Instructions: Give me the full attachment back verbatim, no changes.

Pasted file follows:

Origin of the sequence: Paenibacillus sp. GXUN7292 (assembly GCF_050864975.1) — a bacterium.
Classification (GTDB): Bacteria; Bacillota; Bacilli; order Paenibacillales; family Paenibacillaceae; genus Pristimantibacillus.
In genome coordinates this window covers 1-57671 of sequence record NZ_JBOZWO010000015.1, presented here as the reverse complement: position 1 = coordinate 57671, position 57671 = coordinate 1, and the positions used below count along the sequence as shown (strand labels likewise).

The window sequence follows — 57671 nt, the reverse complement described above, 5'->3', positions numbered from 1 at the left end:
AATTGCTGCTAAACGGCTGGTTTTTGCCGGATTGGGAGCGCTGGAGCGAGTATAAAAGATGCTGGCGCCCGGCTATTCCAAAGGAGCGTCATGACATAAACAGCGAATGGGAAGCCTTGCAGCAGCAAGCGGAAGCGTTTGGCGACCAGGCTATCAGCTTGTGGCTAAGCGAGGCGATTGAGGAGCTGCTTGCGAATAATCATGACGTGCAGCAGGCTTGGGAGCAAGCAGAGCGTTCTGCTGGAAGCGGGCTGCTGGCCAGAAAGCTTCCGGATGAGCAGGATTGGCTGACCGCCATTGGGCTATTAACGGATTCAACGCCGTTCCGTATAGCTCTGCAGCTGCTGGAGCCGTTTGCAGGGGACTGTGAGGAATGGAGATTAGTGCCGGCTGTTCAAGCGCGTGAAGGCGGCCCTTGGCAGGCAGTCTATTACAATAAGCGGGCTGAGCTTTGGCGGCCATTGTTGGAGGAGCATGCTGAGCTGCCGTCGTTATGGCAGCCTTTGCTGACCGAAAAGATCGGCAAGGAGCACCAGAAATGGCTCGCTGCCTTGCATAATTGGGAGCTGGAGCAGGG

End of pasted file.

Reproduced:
Origin of the sequence: Paenibacillus sp. GXUN7292 (assembly GCF_050864975.1) — a bacterium.
Classification (GTDB): Bacteria; Bacillota; Bacilli; order Paenibacillales; family Paenibacillaceae; genus Pristimantibacillus.
In genome coordinates this window covers 1-57671 of sequence record NZ_JBOZWO010000015.1, presented here as the reverse complement: position 1 = coordinate 57671, position 57671 = coordinate 1, and the positions used below count along the sequence as shown (strand labels likewise).

The window sequence follows — 57671 nt, the reverse complement described above, 5'->3', positions numbered from 1 at the left end:
AATTGCTGCTAAACGGCTGGTTTTTGCCGGATTGGGAGCGCTGGAGCGAGTATAAAAGATGCTGGCGCCCGGCTATTCCAAAGGAGCGTCATGACATAAACAGCGAATGGGAAGCCTTGCAGCAGCAAGCGGAAGCGTTTGGCGACCAGGCTATCAGCTTGTGGCTAAGCGAGGCGATTGAGGAGCTGCTTGCGAATAATCATGACGTGCAGCAGGCTTGGGAGCAAGCAGAGCGTTCTGCTGGAAGCGGGCTGCTGGCCAGAAAGCTTCCGGATGAGCAGGATTGGCTGACCGCCATTGGGCTATTAACGGATTCAACGCCGTTCCGTATAGCTCTGCAGCTGCTGGAGCCGTTTGCAGGGGACTGTGAGGAATGGAGATTAGTGCCGGCTGTTCAAGCGCGTGAAGGCGGCCCTTGGCAGGCAGTCTATTACAATAAGCGGGCTGAGCTTTGGCGGCCATTGTTGGAGGAGCATGCTGAGCTGCCGTCGTTATGGCAGCCTTTGCTGACCGAAAAGATCGGCAAGGAGCACCAGAAATGGCTCGCTGCCTTGCATAATTGGGAGCTGGAGCAGGG